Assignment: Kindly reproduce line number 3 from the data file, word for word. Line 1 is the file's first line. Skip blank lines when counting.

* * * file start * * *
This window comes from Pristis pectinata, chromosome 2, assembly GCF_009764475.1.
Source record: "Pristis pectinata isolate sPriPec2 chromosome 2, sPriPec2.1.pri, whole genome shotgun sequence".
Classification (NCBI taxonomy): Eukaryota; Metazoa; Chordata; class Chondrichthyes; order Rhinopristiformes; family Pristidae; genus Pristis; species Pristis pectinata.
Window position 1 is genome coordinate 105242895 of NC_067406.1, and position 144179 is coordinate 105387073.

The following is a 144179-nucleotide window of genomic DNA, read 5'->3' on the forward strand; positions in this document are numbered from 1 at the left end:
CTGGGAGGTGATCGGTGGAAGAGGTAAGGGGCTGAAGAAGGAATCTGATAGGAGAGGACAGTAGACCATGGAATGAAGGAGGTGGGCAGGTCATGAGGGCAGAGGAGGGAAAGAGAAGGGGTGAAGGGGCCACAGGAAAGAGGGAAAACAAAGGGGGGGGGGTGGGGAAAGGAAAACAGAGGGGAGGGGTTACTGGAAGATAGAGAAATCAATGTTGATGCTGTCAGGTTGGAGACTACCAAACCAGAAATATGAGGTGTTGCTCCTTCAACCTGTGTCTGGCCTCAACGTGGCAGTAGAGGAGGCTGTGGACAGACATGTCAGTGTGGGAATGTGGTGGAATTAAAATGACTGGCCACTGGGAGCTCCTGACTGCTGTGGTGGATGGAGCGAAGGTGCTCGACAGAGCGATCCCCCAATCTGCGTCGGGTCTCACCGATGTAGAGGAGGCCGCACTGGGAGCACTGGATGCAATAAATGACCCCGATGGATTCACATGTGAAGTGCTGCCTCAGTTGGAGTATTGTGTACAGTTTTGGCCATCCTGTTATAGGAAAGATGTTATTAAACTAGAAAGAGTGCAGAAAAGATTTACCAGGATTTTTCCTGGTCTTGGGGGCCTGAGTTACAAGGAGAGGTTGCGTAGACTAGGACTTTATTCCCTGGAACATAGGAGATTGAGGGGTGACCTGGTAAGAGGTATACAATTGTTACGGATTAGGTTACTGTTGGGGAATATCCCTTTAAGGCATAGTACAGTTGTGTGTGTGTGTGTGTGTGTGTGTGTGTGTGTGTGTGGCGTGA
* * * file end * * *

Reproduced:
Classification (NCBI taxonomy): Eukaryota; Metazoa; Chordata; class Chondrichthyes; order Rhinopristiformes; family Pristidae; genus Pristis; species Pristis pectinata.